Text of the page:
Petitioners have proved that respondents' entry into the subject property was through strategy and stealth. It was established that petitioners were in prior physical possession of the subject property, the primary consideration in a forcible entry case. In the Judicial Affidavit48 of petitioner Susana Villaflor Barcelo, she stated that when her husband, Adolfo, was still alive, respondents were prohibited by Adolfo to enter into the subject property. Respondents were stopped then. However, upon the death of Adolfo on October 5, 2004, respondent Dominador took courage again to enter the subject property on July 25, 2006 and occupied one hectare thereof. On the same day, petitioner Susan immediately complained before the BARC Chairman but respondent Dominador ignored her demands declaring that her documents are fake. The foregoing shows that petitioners had been in prior physical possession of the subject property. Respondents did not refute these allegations.49
The subject property was registered in the name of petitioners' predecessor, Adolfo G. Barcelo, having been issued Katibayan ng Orihinal na Titulo Blg. P-1805, and declared the same for taxation purposes. Petitioners had been tilling and cultivating the same by planting vegetables and mango trees. When petitioners discovered the stealthy intrusion of respondents over the subject property, they immediately filed a complaint with the barangay and subsequently filed a complaint for ejectment before the MTC.
The issuance of a certificate of title in favor of petitioners' predecessor, pursuant to a free patent application, evidences ownership and from it, a right to the possession of the property follows. Well-entrenched is the rule that a person who has a Torrens titles over the property is entitled to the possession thereof.50
The issue as to the validity of petitioners' title is a collateral attack on the title and is not allowed in this forcible entry case. As it has been often said, a certificate of title cannot be subject to a collateral attack and cannot be altered, modified, or cancelled except only in a direct proceeding in accordance with law.51
WHEREFORE, premises considered, the instant petition is GRANTED. The Decision dated February 20, 2019 and the Resolution dated October 18, 2019 of the Court of Appeals in CA-G.R. SP No. 152477 are SET ASIDE. The Decision dated January 3, 2017 issued by the Regional Trial Court of San Jose City, Branch 39 in Civil Case No. 2015-558-P is REINSTATED.
Gesmundo, C.J, (Chairperson), Caguioa, Lazaro-Javier,* and Gaerlan, JJ., concur.
* Designated as Additional Member per Raffle dated February 17, 2020.
1 Rollo, pp. 1 3-2 7.
2 Penned by Associate Justice Rodil V. Zalameda (now a Member of this Court), with the concurrence of Associate Justices Fernanda Lampas Peralta and Henri Jean Paul B. Inting (now a Member of this Court); id. a t 36-44.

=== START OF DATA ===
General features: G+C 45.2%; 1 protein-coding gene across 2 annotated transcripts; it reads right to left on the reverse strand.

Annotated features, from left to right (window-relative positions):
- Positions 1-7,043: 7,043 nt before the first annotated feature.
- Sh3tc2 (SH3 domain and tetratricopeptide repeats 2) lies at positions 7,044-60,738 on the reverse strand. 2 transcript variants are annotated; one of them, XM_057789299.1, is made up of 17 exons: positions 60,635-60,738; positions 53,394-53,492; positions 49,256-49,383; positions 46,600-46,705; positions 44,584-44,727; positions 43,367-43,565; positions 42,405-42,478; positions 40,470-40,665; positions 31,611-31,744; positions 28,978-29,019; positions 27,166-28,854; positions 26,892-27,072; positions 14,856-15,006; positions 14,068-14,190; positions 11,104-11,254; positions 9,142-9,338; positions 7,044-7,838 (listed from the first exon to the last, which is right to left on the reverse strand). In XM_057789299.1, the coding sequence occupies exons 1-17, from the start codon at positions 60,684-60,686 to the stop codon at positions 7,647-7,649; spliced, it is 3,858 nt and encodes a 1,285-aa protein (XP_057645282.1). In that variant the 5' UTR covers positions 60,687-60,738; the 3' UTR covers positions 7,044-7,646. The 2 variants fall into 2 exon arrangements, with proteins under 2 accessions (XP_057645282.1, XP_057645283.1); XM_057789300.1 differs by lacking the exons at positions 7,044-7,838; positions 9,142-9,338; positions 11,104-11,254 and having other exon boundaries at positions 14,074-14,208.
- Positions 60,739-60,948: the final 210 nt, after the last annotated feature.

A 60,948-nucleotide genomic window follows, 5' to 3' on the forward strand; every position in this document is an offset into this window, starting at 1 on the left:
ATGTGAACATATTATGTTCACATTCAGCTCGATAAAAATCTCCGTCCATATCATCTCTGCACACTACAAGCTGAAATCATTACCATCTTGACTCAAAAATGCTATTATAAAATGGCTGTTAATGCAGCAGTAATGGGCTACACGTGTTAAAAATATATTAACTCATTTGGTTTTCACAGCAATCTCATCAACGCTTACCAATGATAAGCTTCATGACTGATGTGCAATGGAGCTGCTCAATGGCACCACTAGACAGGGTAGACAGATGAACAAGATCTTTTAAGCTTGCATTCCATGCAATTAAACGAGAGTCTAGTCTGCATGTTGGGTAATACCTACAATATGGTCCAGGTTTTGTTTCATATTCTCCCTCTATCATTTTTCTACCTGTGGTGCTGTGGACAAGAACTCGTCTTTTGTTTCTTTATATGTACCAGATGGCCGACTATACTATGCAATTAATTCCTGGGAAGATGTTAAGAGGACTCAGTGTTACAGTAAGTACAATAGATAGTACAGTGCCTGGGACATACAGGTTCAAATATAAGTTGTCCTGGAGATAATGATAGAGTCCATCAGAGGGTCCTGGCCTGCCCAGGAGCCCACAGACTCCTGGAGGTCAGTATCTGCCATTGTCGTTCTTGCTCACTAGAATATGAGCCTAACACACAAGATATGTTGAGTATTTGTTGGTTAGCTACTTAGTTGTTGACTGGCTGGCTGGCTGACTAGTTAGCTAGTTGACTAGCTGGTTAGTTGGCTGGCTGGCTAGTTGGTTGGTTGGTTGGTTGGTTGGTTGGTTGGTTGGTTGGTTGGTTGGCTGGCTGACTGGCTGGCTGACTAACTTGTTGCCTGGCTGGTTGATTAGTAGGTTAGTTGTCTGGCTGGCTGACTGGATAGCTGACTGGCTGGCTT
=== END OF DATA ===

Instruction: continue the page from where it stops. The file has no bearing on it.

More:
3 Id. at 46-47.
4 Id. at 63-64.
6 Id. at 37-38.
7 Id. at 59-60.
8 Id. at 58-62.
9 Id. at 79-84.
11 CA rollo, p. 62.
12 Penned by Presiding Judge Michael Benedick V. Aleta, rollo, pp. 95-97.
13 Id. at 97.
14 Id. at 98-102, 109-113.
15 Id. at 114-122.
16 Id. at 121 .
17 Id. at 119-121 .
18 Id. at 140.
19 Penned by Presiding Judge Cynthia Martinez Florendo; id. at 140- 146.
20 Id. at 143-146.
21 Id. at 147-150.
22 Id. at 152.
23 Id. at 153-159.
24 Supra note 2.
25 Rollo, p. 43.
26 Id. at 40-43.
27 Supra note 3.
28 Rollo, p. 22.
29 Id. at 23-27 .
30 Id. at 213-215.
31 Sps. Fahrenbach v. Pangilinan, 815 Phil. 696, 705 (2017).
33 Zacarias v. Anacuy, 744 Phil. 201, 207-208 (2014).
34 Rollo, pp. 59-60.
35 Id. at 145.
36 Id. at 58.
37 Sps. Fahrenbach v. Pangilinan, supra note 32 at 211. citing Spouses Valdez, Jr., v. Court of Appeals, 523 Phil. 39, 47 (2006), citing Sarona v. Villegas, 131 Phil. 365, 373 (1968).
39 Philippine Long Distance Telephone Company v. Citi Appliance M.C. Corporation, G.R. No. 214546, October 9, 2019.
40 Sps. Fahrenbach v. Pangilinan, supra note 32 at 210, citing, Spouses Valdez, Jr. v. Court of Appeals, 523 Phil. 39, 47 (2006). citing Sarona v. Villegas, 131 Phil. 365. 373 ( 1968).
41 Rollo, pp. 74-76.
42 RULES OF COURT, Rule 70. Section 1.
43 Sps. Fahrenbach v. Piingilinan, supra note 32.
45 Id., citing Go. Jr. v. Court of Appeals, 415 Phil. 172, 183-184 (2001).
47 Munguser v. Uguy, 749 Phil. 372, 381 (2014).
48 Rollo, pp. 103-108.
49 Id. at 105-106.
50 Sps. Fahrenbach v. Pangilinan, supra note 32 at 385.
51 Sps. Santiago v. Northbay Knittings, Inc., 820 Phil. 157, 166 (2017).